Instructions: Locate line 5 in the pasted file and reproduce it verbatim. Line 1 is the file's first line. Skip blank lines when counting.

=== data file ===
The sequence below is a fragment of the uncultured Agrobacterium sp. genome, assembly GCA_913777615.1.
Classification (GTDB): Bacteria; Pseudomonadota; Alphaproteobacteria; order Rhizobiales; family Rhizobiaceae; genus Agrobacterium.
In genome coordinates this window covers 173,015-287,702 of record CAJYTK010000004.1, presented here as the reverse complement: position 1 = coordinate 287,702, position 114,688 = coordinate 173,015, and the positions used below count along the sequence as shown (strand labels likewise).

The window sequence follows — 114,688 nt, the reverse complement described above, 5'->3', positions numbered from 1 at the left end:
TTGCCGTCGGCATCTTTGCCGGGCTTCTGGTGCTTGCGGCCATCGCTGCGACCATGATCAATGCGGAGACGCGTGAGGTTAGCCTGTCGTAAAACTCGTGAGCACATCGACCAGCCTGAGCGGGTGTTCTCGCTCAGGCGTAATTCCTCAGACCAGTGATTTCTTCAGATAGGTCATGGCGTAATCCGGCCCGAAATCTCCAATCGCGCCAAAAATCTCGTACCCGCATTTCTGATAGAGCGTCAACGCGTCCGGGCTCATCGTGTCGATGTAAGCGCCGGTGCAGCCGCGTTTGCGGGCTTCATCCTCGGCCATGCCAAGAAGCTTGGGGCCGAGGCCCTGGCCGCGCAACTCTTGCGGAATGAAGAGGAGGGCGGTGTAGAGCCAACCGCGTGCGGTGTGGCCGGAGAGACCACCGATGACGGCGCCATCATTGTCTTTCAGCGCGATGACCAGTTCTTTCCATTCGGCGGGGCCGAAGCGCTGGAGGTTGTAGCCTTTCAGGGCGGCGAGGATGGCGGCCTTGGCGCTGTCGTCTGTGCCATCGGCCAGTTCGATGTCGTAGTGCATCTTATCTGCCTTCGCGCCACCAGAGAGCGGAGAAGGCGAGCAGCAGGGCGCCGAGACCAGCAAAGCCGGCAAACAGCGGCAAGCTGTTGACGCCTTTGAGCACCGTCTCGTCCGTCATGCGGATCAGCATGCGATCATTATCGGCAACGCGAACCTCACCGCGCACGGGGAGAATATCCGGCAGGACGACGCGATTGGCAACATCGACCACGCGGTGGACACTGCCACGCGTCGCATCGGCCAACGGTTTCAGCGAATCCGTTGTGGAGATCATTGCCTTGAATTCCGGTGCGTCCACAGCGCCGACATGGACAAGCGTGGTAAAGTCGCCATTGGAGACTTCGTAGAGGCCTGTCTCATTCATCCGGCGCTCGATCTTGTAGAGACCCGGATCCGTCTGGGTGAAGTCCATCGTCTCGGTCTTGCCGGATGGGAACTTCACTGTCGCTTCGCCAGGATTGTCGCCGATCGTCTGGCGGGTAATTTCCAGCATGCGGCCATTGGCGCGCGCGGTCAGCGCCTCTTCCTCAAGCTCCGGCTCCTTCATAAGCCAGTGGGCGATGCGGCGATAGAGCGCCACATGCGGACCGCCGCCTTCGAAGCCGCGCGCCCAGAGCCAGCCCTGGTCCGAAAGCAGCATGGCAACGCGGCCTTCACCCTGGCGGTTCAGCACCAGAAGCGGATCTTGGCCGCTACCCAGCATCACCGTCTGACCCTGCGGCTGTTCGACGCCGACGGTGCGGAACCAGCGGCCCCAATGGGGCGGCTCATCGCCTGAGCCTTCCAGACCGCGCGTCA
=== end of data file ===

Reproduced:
TTGCCGTCGGCATCTTTGCCGGGCTTCTGGTGCTTGCGGCCATCGCTGCGACCATGATCAATGCGGAGACGCGTGAGGTTAGCCTGTCGTAAAACTCGTGAGCACATCGACCAGCCTGAGCGGGTGTTCTCGCTCAGGCGTAATTCCTCAGACCAGTGATTTCTTCAGATAGGTCATGGCGTAATCCGGCCCGAAATCTCCAATCGCGCCAAAAATCTCGTACCCGCATTTCTGATAGAGCGTCAACGCGTCCGGGCTCATCGTGTCGATGTAAGCGCCGGTGCAGCCGCGTTTGCGGGCTTCATCCTCGGCCATGCCAAGAAGCTTGGGGCCGAGGCCCTGGCCGCGCAACTCTTGCGGAATGAAGAGGAGGGCGGTGTAGAGCCAACCGCGTGCGGTGTGGCCGGAGAGACCACCGATGACGGCGCCATCATTGTCTTTCAGCGCGATGACCAGTTCTTTCCATTCGGCGGGGCCGAAGCGCTGGAGGTTGTAGCCTTTCAGGGCGGCGAGGATGGCGGCCTTGGCGCTGTCGTCTGTGCCATCGGCCAGTTCGATGTCGTAGTGCATCTTATCTGCCTTCGCGCCACCAGAGAGCGGAGAAGGCGAGCAGCAGGGCGCCGAGACCAGCAAAGCCGGCAAACAGCGGCAAGCTGTTGACGCCTTTGAGCACCGTCTCGTCCGTCATGCGGATCAGCATGCGATCATTATCGGCAACGCGAACCTCACCGCGCACGGGGAGAATATCCGGCAGGACGACGCGATTGGCAACATCGACCACGCGGTGGACACTGCCACGCGTCGCATCGGCCAACGGTTTCAGCGAATCCGTTGTGGAGATCATTGCCTTGAATTCCGGTGCGTCCACAGCGCCGACATGGACAAGCGTGGTAAAGTCGCCATTGGAGACTTCGTAGAGGCCTGTCTCATTCATCCGGCGCTCGATCTTGTAGAGACCCGGATCCGTCTGGGTGAAGTCCATCGTCTCGGTCTTGCCGGATGGGAACTTCACTGTCGCTTCGCCAGGATTGTCGCCGATCGTCTGGCGGGTAATTTCCAGCATGCGGCCATTGGCGCGCGCGGTCAGCGCCTCTTCCTCAAGCTCCGGCTCCTTCATAAGCCAGTGGGCGATGCGGCGATAGAGCGCCACATGCGGACCGCCGCCTTCGAAGCCGCGCGCCCAGAGCCAGCCCTGGTCCGAAAGCAGCATGGCAACGCGGCCTTCACCCTGGCGGTTCAGCACCAGAAGCGGATCTTGGCCGCTACCCAGCATCACCGTCTGACCCTGCGGCTGTTCGACGCCGACGGTGCGGAACCAGCGGCCCCAATGGGGCGGCTCATCGCCTGAGCCTTCCAGACCGCGCGTCA